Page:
Bill Lynch, Mason Adams, Nicole Musgrave, Margaret McLeod Leef, Kelley Libby, Zander Aloi Published

Cougars Football And EJ Henderson Guitars, Inside Appalachia

A wide photograph of a crowded football stadium lit brightly on a game night.
Communities adapt and come together with a winning football team during the first year after school consolidation in Alleghany County, Virginia.
Mason Adams/West Virginia Public Broadcasting

Alleghany and Covington high schools were rivals for decades. But now, they’ve merged. This week, we head to a home football game and learn how it’s going. 

Also, the daughter of a legendary guitar maker didn’t set out to take up her father’s craft — but she’s found it irresistible.

And, we take a trip to the mushroom capital of the U.S.

You’ll hear these stories and more this week, Inside Appalachia.

In This Episode:

Cougar Football

Two teens dressed in their football team's colors and face paint, pose for a photo.
A consolidated school might be different, but student spirit remains the same.

Credit: Mason Adams/West Virginia Public Broadcasting

There’s nothing hotter than a high school sports rivalry. Host Mason Adams grew up in Alleghany County, Virginia and went to Alleghany High School. His school’s biggest football rival was the Covington Cougars, on the other side of the county.

The two schools consolidated this past year. Adams made a trip home to visit the new school during its very first homecoming to see what has changed and what hasn’t. 

A New Generation Of Henderson Guitars

A young woman with dark hair and wearing a black shirt sits in a chair with a guitar propped up on her leg. She appears to be strumming the cords.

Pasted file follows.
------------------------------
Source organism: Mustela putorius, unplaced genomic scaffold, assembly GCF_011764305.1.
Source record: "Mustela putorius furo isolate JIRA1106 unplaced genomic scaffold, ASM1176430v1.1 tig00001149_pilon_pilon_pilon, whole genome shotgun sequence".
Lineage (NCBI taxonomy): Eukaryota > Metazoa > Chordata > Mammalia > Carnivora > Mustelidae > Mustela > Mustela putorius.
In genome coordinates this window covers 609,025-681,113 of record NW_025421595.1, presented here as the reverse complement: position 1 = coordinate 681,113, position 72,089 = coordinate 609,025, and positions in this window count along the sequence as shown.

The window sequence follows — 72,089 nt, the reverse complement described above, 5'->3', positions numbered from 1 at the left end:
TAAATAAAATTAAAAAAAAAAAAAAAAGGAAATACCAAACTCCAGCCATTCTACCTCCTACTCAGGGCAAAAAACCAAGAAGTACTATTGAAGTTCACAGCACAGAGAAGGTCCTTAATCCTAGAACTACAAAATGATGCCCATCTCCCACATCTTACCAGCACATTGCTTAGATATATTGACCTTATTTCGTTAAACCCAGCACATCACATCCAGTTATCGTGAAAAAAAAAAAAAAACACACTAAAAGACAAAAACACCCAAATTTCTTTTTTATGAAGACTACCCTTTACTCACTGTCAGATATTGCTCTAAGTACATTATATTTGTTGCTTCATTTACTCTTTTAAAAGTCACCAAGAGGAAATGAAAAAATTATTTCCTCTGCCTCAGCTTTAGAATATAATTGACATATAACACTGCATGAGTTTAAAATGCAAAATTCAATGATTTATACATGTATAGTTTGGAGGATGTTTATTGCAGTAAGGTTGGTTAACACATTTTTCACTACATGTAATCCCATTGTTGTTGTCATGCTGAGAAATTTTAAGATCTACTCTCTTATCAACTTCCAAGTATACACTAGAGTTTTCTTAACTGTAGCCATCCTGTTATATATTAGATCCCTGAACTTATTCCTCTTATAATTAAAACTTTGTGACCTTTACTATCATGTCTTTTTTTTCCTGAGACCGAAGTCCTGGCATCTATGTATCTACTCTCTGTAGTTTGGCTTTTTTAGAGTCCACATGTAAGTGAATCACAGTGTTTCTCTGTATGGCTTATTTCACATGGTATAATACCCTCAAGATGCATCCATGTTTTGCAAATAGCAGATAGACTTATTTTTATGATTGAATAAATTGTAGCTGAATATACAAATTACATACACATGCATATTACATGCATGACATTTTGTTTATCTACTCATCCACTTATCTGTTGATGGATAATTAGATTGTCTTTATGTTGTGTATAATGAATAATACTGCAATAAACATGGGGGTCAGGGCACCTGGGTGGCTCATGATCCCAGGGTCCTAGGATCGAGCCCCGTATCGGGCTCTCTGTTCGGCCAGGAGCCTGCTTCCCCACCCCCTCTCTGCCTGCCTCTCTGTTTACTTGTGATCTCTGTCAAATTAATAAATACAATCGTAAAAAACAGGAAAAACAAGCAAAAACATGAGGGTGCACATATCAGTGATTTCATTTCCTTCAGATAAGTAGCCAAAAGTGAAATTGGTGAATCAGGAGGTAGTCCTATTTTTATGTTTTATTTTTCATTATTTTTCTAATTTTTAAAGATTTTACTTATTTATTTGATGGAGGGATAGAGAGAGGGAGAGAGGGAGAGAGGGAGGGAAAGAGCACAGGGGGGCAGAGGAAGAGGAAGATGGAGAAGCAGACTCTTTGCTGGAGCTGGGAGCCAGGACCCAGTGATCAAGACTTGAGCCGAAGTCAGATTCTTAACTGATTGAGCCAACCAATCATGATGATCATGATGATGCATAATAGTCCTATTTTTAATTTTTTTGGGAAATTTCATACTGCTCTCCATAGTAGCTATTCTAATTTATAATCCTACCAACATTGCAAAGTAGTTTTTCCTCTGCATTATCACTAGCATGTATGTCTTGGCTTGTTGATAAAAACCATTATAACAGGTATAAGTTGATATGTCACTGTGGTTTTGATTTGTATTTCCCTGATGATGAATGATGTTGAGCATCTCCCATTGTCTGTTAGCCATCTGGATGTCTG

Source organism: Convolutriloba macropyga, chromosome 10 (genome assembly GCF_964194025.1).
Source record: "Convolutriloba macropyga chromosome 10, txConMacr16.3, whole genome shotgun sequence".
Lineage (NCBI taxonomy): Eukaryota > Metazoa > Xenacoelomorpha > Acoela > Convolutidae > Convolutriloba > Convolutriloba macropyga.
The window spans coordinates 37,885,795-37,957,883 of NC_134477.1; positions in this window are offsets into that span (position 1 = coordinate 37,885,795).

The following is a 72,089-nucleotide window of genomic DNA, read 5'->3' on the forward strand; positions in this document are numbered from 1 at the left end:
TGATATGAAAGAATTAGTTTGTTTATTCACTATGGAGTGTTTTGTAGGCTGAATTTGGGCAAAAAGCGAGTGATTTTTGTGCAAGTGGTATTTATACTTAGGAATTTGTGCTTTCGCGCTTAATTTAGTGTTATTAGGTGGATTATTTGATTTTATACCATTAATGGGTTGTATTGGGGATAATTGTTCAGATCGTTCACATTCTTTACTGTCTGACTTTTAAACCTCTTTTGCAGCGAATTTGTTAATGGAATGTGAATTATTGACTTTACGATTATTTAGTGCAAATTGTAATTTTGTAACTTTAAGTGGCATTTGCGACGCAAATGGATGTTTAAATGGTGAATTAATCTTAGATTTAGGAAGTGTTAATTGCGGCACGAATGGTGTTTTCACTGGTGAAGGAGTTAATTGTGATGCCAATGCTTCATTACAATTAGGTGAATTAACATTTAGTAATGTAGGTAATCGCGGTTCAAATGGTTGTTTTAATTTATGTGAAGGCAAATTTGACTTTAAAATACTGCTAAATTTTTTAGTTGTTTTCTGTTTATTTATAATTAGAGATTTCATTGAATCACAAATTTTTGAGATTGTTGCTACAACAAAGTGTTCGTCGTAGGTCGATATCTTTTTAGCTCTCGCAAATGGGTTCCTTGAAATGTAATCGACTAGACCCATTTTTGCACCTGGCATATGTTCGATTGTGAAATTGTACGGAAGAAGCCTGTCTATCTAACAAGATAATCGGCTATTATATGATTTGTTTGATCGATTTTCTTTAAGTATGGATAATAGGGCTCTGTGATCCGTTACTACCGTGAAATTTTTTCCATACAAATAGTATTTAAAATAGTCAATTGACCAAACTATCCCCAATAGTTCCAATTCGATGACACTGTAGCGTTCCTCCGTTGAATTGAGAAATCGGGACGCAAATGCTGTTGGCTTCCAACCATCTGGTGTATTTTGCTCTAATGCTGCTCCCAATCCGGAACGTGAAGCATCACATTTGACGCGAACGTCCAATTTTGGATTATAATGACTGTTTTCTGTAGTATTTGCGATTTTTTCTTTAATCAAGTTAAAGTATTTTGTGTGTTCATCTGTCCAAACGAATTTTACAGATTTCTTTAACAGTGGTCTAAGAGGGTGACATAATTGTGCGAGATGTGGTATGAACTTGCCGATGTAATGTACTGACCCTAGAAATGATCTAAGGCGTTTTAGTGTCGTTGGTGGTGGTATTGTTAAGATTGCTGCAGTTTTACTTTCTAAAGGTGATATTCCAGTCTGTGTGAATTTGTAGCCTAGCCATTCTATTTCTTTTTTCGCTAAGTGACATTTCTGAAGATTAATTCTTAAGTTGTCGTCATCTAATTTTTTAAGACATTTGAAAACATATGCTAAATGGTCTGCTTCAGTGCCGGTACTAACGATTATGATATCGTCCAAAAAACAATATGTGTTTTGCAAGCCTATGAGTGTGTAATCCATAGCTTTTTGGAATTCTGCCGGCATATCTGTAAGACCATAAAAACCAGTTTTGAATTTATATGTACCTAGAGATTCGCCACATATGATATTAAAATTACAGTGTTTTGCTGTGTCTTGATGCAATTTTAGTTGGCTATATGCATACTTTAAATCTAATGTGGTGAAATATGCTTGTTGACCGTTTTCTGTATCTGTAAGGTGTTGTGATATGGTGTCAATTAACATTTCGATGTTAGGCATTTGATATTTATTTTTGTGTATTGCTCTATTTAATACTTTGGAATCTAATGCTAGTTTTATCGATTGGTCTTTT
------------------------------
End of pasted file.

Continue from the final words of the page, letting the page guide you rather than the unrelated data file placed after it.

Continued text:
Jayne Henderson builds her own future as a guitar and ukulele maker.

Credit: Janie Witte

Wayne Henderson has been making guitars since he was a teenager. The guitars he makes are prized by players who are willing to wait up to a decade to get their hands on one. 

His daughter, Elizabeth Jayne Henderson, never intended to follow in her father’s footsteps. She went to law school, but now Jayne is carrying on the family tradition in her own way.

Folkways Reporter Margaret McLeod Leef had this story.

Pennsylvania’s Mushroom Empire

A shiitake mushroom is shown growing on a branch.
Shiitake mushroom.

Credit: Keith Weller/United States Department of Agriculture

People have hunted wild mushrooms for generations — but did you know that Pennsylvania is the biggest producer of mushrooms in the U.S.?

WVIA’s Kat Bolus brought us this story about Pennsylvania’s mushroom farms and foraging clubs.

The Migration Of Frijoles Charros

Two bowls of fresh frijoles charros are shown on a table.
A bowl of frijoles charros sits to the right of a bowl of refried beans. While refried beans are a standard side dish in most Mexican restaurants in Southern Ohio, frijoles charros often accompany the main meal at restaurants in northern Mexico and along the US-Mexico border.

Credit: Nicole Musgrave/West Virginia Public Broadcasting

A bowl of brothy pinto beans is comfort food for lots of folks here in Appalachia. There’s a similar tradition in rural Mexico — frijoles charros — or charro beans. Now, the dish has made its way north to the former coal town of Wellston, in southeast Ohio.

Folkways Reporter Nicole Musgrave has the story.  


Our theme music is by Matt Jackfert. Other music this week was provided by Joe Dobbs and the 1937 Flood, Mary Hott, The Sycomores, Anna and Elizabeth, The Carolina Chocolate Drops, John Blissard, and the Alleghany High School marching band.

Bill Lynch is our producer. Zander Aloi is our associate producer. Our executive producer is Eric Douglas. Kelley Libby is our editor. Our audio mixer is Patrick Stephens.

You can send us an email:

You can find us on Instagram, Threads and Twitter @InAppalachia. Or here on Facebook.

Sign-up for the Inside Appalachia Newsletter!

Inside Appalachia is a production of West Virginia Public Broadcasting.